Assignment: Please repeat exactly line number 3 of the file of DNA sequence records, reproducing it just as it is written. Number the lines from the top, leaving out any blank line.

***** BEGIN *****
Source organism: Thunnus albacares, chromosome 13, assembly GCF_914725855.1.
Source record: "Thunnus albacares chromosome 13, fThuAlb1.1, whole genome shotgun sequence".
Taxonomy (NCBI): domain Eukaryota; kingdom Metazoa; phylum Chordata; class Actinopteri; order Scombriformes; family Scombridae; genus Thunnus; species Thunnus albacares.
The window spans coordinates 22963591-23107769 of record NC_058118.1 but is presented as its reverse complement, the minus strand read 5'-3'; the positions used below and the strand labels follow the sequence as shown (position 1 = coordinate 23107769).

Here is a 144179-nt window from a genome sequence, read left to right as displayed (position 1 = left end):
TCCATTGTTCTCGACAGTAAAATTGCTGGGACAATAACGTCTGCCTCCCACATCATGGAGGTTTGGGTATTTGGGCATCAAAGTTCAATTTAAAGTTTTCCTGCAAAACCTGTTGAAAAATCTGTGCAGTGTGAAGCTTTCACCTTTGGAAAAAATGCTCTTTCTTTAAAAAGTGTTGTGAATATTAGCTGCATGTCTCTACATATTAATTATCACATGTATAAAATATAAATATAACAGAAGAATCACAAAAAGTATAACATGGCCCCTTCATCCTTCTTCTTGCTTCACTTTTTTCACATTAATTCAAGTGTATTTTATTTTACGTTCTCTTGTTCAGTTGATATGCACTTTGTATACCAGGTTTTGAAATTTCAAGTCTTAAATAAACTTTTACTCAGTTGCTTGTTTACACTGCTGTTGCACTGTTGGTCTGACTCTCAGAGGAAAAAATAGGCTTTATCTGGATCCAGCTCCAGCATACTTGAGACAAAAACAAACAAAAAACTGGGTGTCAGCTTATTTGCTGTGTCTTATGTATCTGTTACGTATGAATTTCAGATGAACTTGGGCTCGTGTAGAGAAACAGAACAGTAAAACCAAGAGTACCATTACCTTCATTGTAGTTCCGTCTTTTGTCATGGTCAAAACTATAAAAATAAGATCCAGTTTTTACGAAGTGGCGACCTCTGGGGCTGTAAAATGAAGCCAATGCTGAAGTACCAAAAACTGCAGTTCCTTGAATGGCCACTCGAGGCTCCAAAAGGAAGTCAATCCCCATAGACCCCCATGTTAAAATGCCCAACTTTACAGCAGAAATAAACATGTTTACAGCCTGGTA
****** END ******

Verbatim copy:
Taxonomy (NCBI): domain Eukaryota; kingdom Metazoa; phylum Chordata; class Actinopteri; order Scombriformes; family Scombridae; genus Thunnus; species Thunnus albacares.